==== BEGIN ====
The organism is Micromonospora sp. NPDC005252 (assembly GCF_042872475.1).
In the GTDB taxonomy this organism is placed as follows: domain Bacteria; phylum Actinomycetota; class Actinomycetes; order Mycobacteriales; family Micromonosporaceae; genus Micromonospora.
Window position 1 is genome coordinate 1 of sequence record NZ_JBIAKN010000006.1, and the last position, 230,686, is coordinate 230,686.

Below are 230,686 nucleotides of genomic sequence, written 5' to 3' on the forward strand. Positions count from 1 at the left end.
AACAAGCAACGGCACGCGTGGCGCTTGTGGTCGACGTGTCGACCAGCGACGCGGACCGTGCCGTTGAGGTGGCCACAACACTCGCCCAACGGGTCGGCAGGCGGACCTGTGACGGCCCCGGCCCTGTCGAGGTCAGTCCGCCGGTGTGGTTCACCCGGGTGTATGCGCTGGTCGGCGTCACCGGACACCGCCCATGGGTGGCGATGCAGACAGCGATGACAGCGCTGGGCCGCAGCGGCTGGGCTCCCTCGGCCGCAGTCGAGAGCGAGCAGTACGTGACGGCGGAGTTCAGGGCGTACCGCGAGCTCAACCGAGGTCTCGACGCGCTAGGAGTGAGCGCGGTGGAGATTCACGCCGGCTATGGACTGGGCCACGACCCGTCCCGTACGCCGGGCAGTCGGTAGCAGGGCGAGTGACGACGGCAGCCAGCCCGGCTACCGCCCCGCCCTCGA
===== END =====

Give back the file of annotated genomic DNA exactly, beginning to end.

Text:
The organism is Micromonospora sp. NPDC005252 (assembly GCF_042872475.1).
In the GTDB taxonomy this organism is placed as follows: domain Bacteria; phylum Actinomycetota; class Actinomycetes; order Mycobacteriales; family Micromonosporaceae; genus Micromonospora.
Window position 1 is genome coordinate 1 of sequence record NZ_JBIAKN010000006.1, and the last position, 230,686, is coordinate 230,686.

Below are 230,686 nucleotides of genomic sequence, written 5' to 3' on the forward strand. Positions count from 1 at the left end.
AACAAGCAACGGCACGCGTGGCGCTTGTGGTCGACGTGTCGACCAGCGACGCGGACCGTGCCGTTGAGGTGGCCACAACACTCGCCCAACGGGTCGGCAGGCGGACCTGTGACGGCCCCGGCCCTGTCGAGGTCAGTCCGCCGGTGTGGTTCACCCGGGTGTATGCGCTGGTCGGCGTCACCGGACACCGCCCATGGGTGGCGATGCAGACAGCGATGACAGCGCTGGGCCGCAGCGGCTGGGCTCCCTCGGCCGCAGTCGAGAGCGAGCAGTACGTGACGGCGGAGTTCAGGGCGTACCGCGAGCTCAACCGAGGTCTCGACGCGCTAGGAGTGAGCGCGGTGGAGATTCACGCCGGCTATGGACTGGGCCACGACCCGTCCCGTACGCCGGGCAGTCGGTAGCAGGGCGAGTGACGACGGCAGCCAGCCCGGCTACCGCCCCGCCCTCGA